Nigerian-owned oil companies are boosting their share of the country’s output by taking up fields in restive areas as international energy companies retreat, Ecobank Research said.
For more than five decades, Royal Dutch Shell Plc (RDSA), Exxon Mobil Corp. (XOM), Chevron Corp. (CVX), Total SA (FP) and Eni SpA (ENI) pumped about 97 percent of Nigeria’s output, according to figures provided by state-owned Nigerian National Petroleum Corp. That fell to 90 percent in 2006 and is set to shrink further to about 60 percent in five years “if the current divestment trend continues,” Rolake Akinkugbe, a London-based energy analyst for Ecobank Research, said in an e-mailed response to questions.
Shell and Chevron are selling assets that can produce 300,000 barrels a day from nine onshore and shallow-water oil leases. Stakes in 13 other fields were sold jointly by Shell, Total and Eni since 2010, with most of them bought by smaller Nigerian companies including Seplat Petroleum Development Co., First Hydrocarbon Ltd. and Neconde Energy Ltd.
As international energy companies led by Shell and Chevron give up onshore and shallow water fields plagued by persistent unrest, violence and crude theft in the oil-rich Niger River delta, smaller Nigerian companies are taking over, expanding their output capacity.
“These divestments represent the single largest opportunity for indigenous Nigerian firms with the requisite expertise, partnerships and capital to ascend into the league of major upstream players,” Akinkugbe said. If they overcome the operational difficulties they “will become increasingly instrumental” to Nigeria meeting its output target of 3 million barrels a day by 2020, she said.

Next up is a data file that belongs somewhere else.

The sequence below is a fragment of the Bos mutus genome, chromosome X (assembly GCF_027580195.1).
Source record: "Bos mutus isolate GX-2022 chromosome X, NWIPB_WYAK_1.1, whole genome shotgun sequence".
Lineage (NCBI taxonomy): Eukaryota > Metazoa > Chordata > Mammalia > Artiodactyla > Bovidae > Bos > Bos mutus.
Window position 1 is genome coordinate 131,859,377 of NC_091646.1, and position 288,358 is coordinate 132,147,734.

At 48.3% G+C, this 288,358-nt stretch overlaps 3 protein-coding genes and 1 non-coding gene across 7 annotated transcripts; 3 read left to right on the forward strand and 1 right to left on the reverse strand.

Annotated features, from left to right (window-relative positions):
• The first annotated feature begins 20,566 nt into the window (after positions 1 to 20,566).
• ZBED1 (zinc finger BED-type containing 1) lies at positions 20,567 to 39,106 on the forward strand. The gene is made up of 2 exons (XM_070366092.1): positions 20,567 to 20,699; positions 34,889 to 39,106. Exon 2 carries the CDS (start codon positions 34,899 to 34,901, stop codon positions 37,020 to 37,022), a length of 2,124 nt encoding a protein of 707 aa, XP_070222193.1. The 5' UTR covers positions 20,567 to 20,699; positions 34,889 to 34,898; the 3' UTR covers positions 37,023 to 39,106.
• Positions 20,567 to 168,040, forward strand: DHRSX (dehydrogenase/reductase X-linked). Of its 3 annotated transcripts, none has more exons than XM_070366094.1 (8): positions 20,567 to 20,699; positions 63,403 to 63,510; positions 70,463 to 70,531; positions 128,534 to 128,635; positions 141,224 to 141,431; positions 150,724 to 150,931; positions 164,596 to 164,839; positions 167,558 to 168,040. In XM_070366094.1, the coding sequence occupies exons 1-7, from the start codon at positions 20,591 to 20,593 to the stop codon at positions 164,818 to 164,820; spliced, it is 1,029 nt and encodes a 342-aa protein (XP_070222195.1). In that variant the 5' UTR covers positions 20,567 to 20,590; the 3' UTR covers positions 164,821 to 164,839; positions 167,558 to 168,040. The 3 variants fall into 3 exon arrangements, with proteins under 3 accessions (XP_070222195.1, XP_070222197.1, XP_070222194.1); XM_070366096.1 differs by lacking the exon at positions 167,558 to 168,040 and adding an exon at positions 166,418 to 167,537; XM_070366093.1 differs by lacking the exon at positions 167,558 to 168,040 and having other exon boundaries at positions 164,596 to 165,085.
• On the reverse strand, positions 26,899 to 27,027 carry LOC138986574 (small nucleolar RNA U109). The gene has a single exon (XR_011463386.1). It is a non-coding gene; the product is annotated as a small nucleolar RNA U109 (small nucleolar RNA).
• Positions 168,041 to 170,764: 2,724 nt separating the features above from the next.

Local companies are probably “better off dealing with some of the security challenges in the Niger delta than the foreign companies,” Bismarck Rewane, chief executive officer of Lagos-based Financial Derivatives Co., a business advisory group, said in a phone interview. It’s easier for them to communicate with the communities and win their sympathy , he said.
Nigeria, OPEC’s seventh-largest producer, pumped more than 2 million barrels of crude a day last month, according to data compiled by Bloomberg. The West African nation has Africa’s biggest crude reserves after Libya, more than 36 billion barrels. Crude prices rose 0.9 percent to $106.42 a barrel as of 9:05 a.m. in London.
Armed attacks led by the Movement for the Emancipation of the Niger Delta, fighting for the region’s control of oil resources, cut Nigeria’s oil output by 28 percent, mainly from the delta’s swamps and shallow waters, from 2006 to 2009, according to figures complied by Bloomberg. Though the violence subsided after thousands of fighters accepted a government amnesty offer in 2009 and disarmed, a surge in oil theft in recent years by gangs tapping crude from pipelines pushed output down to four-year lows earlier this year.
A proposed law to reform the way the oil and gas industry is regulated and funded has been delayed in parliament for five years, with international energy companies saying its fiscal terms, including taxes and royalties, would make offshore exploration unprofitable. The bill also proposes terms to boost the participation of Nigerian companies in the industry.
If passed, the law could be a “real catalyst for boosting local production, with attractive economics for small and marginal fields which many local companies operate,” Akinkugbe said.
Eleven local companies including Seplat, South Atlantic Petroleum Ltd., Seven Energy Ltd., First Hydrocarbon and Sahara Energy Field Ltd. have been short-listed to buy the Chevron fields on sale, Lagos-based Africa Oil+Gas Report reported on Aug. 29.
Chevron is offering all of its 40 percent stake in each field and aims to complete the transactions before the end of this year, Jim Craig, a Houston-based spokesman, said in an e-mail, without giving details. For Chevron it’s a chance to “enhance capital efficiency” and for the prospective buyers an “opportunity to grow their own assets,” he said.